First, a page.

The New California Energy Disclosure Requirements and Their Impact on Selling a Shopping Center or Leasing a Commercial Building
Because of recently enacted regulations implemented by the California Energy Commission (CEC), before any shopping center owner can sign a purchase agreement to transfer its project, it must disclose to the prospective purchaser certain energy information about the center. Similarly, before any shopping center owner can lease any single-tenant building in excess of 10,000 square feet to an individual tenant, it must make similar disclosures to the prospective tenant. These regulations became effective January 1, 2014, and were intended to provide purchasers, tenants and other recipients of the disclosures with historical energy usage information about the subject real estate assets, in order to help them make more informed business decisions from an environmental and energy standpoint.
The new regulations essentially require the current owner of the property to provide the prospective owner or tenant with 12 months of historical energy usage information relating to the property, so that the prospective owner/tenant can, among other things, understand the property’s overall energy cost, as well as cost trends. To the extent an owner cannot access this information directly through its connections with the subject utility providers (e.g., if the owner leased space to a tenant and the tenant’s utilities are separately metered, the owner/landlord may not have access to the subject information), it is important for leases to contain provisions requiring such tenant to provide such information or to allow the landlord access to such information.
In order to obtain the information to comply with the subject disclosures, the shopping center owner should open (or update) an existing account on the Environmental Protection Agency’s (EPA’s) Energy Star Program Portfolio Manager Website. Such account must be opened (or updated) at least 30 days prior to when disclosure is required. Accounts can be created by accessing www.energystar.gov. Thereafter, shopping center owners will need to access the CEC’s compliance website and complete and submit the compliance report by logging on to the owner’s Portfolio Manager account. Shopping center owners can then download the necessary documents to comply with the disclosure requirements found in California Public Resources Code Section 25402.10(d) (the “CPR Code Section”).
The CPR Code Section currently requires shopping center owners to disclose the EPA’s Energy Star Portfolio Manager benchmarking data and ratings for the most recent 12-month period to a prospective buyer no later than 24 hours prior to the execution of a purchase and sale agreement. Therefore, practically speaking, shopping center owners should be ready to make the necessary disclosures prior to entering into a purchase and sale agreement for the asset to be sold.
As mentioned earlier, the requirements of the CEC and CPR Code Section also apply to the leasing of free-standing buildings in excess of 10,000 square feet of total gross floor area leased entirely to one tenant (which floor area threshold will be reduced to 5,000 square feet on July 1, 2014). As such (and also as mentioned above with respect to other leases relating to separately metered premises), it would behoove landlords leasing such buildings to add provisions to their leases whereby the tenant consents to the release of utility data to the landlord, as the landlord will have to provide that information on the EPA’s Energy Star Program Portfolio Manager Website, and will also be required to keep such information current (similar to the requirements of shopping center owners outlined above). To the extent these leases are already in effect, such provisions could be imposed through lease modifications.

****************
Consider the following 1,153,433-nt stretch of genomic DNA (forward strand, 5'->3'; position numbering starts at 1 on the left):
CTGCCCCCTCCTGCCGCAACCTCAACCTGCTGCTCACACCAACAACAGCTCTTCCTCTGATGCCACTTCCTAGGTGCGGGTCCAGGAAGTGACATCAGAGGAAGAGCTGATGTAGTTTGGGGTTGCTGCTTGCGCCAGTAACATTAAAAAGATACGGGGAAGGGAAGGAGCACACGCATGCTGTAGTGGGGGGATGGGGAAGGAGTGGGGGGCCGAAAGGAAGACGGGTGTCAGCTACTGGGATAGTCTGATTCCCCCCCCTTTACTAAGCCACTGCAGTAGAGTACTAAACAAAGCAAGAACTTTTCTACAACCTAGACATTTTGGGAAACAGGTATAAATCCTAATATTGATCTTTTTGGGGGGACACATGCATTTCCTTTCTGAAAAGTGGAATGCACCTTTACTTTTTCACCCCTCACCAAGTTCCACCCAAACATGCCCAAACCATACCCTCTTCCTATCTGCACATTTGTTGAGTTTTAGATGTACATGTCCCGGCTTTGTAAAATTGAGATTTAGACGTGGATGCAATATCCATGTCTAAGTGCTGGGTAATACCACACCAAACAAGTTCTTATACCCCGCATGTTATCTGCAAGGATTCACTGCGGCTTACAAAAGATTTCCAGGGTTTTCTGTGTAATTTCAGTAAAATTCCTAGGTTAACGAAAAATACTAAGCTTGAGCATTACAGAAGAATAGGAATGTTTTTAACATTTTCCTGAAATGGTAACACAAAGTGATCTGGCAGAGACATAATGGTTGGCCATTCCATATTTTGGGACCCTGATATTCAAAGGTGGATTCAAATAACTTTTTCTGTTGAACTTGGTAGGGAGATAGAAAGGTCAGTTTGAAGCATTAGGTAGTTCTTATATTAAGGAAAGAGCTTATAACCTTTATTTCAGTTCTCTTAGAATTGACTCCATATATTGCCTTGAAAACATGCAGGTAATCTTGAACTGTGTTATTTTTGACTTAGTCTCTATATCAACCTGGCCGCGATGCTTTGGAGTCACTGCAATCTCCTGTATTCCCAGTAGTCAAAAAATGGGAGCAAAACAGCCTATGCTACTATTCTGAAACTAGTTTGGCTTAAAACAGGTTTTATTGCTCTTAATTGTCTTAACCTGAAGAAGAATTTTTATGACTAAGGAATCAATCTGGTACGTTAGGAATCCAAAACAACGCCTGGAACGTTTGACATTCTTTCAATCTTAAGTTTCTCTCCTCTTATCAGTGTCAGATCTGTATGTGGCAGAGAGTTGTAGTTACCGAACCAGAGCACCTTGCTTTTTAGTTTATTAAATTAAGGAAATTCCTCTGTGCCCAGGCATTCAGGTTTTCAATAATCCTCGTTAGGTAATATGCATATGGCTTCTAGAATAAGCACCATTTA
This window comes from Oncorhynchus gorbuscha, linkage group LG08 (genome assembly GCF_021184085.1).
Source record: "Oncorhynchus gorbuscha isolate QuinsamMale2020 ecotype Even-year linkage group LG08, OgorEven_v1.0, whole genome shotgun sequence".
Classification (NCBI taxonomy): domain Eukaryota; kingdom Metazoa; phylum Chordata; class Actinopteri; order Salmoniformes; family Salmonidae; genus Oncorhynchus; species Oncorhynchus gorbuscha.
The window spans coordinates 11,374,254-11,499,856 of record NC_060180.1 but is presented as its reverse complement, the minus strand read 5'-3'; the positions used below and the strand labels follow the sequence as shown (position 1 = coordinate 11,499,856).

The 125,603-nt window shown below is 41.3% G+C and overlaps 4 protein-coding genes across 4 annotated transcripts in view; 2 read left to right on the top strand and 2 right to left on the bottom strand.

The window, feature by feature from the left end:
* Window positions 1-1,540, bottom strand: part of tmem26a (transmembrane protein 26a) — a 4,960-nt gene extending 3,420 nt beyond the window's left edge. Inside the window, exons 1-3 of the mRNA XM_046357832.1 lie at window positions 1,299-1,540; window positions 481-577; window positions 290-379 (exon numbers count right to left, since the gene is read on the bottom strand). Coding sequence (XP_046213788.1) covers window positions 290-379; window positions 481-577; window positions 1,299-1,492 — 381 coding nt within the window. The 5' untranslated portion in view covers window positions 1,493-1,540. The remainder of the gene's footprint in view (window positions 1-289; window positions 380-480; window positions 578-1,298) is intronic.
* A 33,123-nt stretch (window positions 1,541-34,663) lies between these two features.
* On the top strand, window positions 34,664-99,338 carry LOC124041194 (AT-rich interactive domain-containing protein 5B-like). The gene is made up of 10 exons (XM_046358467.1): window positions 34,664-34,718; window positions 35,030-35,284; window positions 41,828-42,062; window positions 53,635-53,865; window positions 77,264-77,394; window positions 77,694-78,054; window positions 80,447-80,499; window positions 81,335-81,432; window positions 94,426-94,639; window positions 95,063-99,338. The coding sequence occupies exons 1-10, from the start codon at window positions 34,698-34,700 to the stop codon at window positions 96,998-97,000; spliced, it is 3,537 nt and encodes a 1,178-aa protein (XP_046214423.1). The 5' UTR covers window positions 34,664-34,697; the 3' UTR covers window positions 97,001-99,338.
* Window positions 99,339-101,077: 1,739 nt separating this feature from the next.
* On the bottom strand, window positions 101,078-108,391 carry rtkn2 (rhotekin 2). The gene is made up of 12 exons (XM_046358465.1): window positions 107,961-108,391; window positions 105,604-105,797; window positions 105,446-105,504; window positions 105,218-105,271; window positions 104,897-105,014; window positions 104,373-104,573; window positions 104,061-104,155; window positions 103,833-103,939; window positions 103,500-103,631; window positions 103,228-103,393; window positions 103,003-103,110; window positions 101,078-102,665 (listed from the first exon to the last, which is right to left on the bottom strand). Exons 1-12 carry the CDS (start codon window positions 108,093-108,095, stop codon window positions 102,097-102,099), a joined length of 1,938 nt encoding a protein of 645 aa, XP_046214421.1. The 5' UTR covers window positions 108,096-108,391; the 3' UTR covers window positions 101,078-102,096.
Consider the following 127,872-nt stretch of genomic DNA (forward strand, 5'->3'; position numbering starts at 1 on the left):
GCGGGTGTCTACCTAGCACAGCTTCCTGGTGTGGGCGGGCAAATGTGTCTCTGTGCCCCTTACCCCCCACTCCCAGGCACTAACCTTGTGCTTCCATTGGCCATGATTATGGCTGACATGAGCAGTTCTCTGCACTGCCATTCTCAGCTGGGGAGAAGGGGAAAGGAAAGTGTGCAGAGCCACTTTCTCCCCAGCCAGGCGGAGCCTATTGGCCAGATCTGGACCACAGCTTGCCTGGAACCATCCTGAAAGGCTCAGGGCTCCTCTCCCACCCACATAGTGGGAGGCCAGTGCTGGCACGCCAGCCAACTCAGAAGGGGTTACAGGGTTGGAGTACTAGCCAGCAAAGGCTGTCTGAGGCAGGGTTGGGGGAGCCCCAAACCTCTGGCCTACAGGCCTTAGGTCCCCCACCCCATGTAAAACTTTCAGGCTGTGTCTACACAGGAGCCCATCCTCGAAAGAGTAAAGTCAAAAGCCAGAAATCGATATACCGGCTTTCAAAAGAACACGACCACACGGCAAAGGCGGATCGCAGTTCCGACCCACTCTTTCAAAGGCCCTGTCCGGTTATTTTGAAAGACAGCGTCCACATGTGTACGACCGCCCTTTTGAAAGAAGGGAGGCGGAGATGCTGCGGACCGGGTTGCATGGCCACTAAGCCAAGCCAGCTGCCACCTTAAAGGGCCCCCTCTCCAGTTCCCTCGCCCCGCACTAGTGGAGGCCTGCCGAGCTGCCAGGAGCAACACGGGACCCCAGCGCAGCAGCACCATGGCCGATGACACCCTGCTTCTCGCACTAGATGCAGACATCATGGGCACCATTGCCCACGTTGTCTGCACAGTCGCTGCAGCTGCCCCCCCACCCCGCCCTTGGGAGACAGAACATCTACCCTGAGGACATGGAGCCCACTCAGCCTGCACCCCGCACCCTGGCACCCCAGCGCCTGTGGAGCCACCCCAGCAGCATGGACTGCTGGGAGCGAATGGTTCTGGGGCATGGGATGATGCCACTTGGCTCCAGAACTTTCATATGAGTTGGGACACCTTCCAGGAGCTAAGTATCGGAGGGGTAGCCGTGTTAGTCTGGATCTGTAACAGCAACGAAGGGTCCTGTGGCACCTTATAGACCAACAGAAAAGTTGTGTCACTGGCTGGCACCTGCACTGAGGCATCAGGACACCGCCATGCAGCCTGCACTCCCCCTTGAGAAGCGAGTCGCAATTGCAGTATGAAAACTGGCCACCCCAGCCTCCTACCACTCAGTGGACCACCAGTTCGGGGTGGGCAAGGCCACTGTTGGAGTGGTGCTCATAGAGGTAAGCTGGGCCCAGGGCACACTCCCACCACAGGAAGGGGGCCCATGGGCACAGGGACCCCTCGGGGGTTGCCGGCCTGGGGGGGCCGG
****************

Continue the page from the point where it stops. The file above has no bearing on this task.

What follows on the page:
It should be noted that neither the CPR Code Section nor the regulations of the CEC currently outline any specific penalties for the failure to comply with the foregoing disclosure requirements. However, the CEC has set forth certain actions it may take in the event of non-compliance with the statute and regulations. According to the CEC, such actions may include initiating administrative proceedings before the full Energy Commission for an order compelling compliance or initiating a civil judicial proceeding to obtain injunctive relief. In addition, under California law, the failure of a seller or landlord to comply with the disclosure requirements in a purchase agreement or lease may, arguably, invalidate the respective agreement or lease, or such failure could, potentially, be considered a nondisclosure of material facts leading to a fraud claim. As of the date of this writing, these issues have not yet been adjudicated, so it remains to be seen what the actual remedies for non-compliance may be.
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The new energy disclosure requirements are a bit wieldy and not issues to be dealt with at the last moment. These requirements should be understood and dealt with well in advance of any transfer and/or large building lease (of the type covered by the regulations). Should you need any assistance in these matters, please feel free to contact the Retail Group of Cox, Castle & Nicholson LLP (Gary Glick in Los Angeles; Bob Sykes or Dave Wensley in Orange County; or Scott Brooks in San Francisco).